Some aspects of baby learning have to do with infants’ sensory and motor abilities, which facilitate active learning through real experience, but do not fit well with learning from a screen. As has been shown by Smith, Yu, and Pereira (2011; see below), sitting is a breakthrough to examination of objects and learning from them (and, notably, the average age for starting infant screen use is prior to the average age for sitting alone!). Linda Smith and her colleagues have talked about “good naming moments” when infants are likely to learn the names of objects. These are times when the sitting baby holds an object not far from her face (because her arms are short) and has it in the center of her visual field. The holding position helps to stabilize the child’s head and give a clear view of the object. Object names experienced during these situations are learned more quickly than is the case when the object is being held by the mother. Pretend play is also encouraged by handling and looking at objects.
So, here we are: there is plenty of evidence that playing with real objects is better for learning than watching a screen, and that interacting with a real person involves experiences that can’t occur when watching someone on a screen. How, then, do we encourage young parents to abandon the screen use that has been sold to them by clever but deceptive marketing? Discussion at Dr. Hoffman’s presentation focused on the idea that it does not help merely to tell parents not to do something. A good substitute must be offered, whether it’s singing, talking, reading aloud, or playing games like pat-a-cake. Unfortunately, many young parents do not believe they can teach their children anything worthwhile, and they need help to see how many important things they have taught and will teach in the future. A final and important point is that we need not try to get parents to go at one step from 24 screen hours a day to none at all. Anything that reduces screen use, and increases interactions with the real world, is a step in the right direction.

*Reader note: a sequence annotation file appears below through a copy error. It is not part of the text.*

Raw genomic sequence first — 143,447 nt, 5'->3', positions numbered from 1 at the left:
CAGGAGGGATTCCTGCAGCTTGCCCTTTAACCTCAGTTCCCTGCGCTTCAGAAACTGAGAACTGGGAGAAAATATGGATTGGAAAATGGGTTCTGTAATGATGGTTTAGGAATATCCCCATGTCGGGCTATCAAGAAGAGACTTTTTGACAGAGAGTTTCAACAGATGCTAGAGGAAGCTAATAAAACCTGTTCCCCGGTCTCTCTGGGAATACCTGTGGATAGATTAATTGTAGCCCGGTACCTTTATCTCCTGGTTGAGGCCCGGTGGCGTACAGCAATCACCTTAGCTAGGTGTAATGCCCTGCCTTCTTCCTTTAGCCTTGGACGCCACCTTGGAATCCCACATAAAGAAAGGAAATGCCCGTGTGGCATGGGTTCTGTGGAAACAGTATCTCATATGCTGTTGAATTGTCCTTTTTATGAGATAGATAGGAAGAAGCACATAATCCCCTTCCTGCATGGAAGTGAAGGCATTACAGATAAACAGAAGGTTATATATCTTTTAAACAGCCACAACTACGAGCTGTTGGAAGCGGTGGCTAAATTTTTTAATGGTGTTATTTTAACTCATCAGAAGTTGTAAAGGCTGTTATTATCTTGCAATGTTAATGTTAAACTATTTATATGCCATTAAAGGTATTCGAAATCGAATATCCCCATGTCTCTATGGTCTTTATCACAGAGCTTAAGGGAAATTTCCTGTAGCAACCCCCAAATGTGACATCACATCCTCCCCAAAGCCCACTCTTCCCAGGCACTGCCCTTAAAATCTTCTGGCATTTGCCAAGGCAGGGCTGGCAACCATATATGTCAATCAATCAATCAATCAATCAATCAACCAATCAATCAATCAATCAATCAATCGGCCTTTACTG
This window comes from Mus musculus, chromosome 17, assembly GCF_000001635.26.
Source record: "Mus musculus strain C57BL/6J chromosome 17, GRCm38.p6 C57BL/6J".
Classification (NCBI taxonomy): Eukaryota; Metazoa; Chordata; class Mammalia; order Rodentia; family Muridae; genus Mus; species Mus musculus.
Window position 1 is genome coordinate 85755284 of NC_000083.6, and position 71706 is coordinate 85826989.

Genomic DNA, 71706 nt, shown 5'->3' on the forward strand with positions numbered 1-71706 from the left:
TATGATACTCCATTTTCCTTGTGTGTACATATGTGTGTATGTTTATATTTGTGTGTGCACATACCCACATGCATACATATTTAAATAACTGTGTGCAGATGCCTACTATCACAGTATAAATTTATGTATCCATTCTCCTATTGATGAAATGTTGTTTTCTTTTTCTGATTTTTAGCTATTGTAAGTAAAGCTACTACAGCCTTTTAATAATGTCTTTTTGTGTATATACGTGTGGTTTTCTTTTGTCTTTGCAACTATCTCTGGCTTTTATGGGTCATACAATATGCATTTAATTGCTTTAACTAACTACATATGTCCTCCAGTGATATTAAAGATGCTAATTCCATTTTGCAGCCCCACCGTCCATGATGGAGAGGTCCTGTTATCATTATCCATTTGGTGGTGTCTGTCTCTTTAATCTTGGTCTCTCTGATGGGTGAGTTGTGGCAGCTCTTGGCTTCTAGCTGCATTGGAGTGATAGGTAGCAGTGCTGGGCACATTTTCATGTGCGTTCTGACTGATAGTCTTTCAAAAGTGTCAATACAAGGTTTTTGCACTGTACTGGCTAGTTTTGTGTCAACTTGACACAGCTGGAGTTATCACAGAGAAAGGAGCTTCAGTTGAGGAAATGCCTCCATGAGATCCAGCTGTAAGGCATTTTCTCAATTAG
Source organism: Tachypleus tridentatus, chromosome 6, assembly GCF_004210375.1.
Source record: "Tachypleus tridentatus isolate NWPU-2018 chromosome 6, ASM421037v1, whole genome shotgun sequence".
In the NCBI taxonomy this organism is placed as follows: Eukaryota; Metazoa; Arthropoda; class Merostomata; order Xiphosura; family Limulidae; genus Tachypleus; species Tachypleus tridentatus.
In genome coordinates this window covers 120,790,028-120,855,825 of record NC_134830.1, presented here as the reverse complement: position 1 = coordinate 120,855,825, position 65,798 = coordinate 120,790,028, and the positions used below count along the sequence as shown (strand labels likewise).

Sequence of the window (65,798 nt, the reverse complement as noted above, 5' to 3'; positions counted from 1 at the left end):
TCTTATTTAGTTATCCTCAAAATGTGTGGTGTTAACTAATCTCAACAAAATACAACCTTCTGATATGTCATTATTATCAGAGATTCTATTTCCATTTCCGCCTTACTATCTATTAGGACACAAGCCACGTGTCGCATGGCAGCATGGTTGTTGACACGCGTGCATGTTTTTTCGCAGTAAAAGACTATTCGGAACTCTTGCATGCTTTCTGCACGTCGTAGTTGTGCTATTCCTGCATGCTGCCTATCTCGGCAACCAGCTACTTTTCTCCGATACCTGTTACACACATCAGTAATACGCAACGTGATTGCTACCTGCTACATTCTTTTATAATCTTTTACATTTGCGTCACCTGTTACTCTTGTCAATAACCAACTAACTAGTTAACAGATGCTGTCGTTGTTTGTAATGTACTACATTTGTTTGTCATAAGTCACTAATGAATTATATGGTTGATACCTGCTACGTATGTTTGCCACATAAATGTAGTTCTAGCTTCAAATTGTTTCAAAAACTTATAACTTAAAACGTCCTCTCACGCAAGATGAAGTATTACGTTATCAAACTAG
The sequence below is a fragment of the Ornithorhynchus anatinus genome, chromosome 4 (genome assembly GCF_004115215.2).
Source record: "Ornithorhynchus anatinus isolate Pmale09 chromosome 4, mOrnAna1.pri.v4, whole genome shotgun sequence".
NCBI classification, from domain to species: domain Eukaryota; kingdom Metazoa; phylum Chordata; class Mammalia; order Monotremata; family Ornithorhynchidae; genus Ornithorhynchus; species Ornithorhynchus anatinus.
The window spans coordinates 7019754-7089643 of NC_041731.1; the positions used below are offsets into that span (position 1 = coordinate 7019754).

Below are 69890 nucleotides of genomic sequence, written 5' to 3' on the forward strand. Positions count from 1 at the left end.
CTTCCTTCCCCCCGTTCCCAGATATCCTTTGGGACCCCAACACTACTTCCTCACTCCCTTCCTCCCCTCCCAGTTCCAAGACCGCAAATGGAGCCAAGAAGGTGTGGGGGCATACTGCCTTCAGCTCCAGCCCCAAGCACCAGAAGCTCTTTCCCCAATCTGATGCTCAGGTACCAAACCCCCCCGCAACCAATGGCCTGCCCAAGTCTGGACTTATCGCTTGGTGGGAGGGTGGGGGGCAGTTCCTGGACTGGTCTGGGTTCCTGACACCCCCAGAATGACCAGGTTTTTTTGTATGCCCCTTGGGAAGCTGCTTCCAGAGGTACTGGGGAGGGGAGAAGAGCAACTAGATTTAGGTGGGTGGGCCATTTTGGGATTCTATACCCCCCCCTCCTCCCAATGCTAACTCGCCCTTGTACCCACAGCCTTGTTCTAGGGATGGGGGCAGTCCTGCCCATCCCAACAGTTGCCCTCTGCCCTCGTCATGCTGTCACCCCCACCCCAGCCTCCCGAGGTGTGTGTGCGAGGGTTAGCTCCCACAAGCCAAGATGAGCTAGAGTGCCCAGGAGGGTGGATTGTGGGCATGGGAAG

Anderson, D., & Pempek, T. (2005). American Behavioral Scientist, 48, 505-522.
DeLoache, J., & Chiong, C. (2009). Babies and baby media. American Behavioral Scientist, 52, 1115-1135.
Smith, L. Yu, C. & Pereira, A. (2011). Not your mother’s view: The dynamics of infant visual experience. Developmental Science, 14, 9-17.
Readers may also like to look at www.psychologytoday.com/blog/child-myths/200910/great-big-ol-surprise-baby-einstein-doesn’t-work.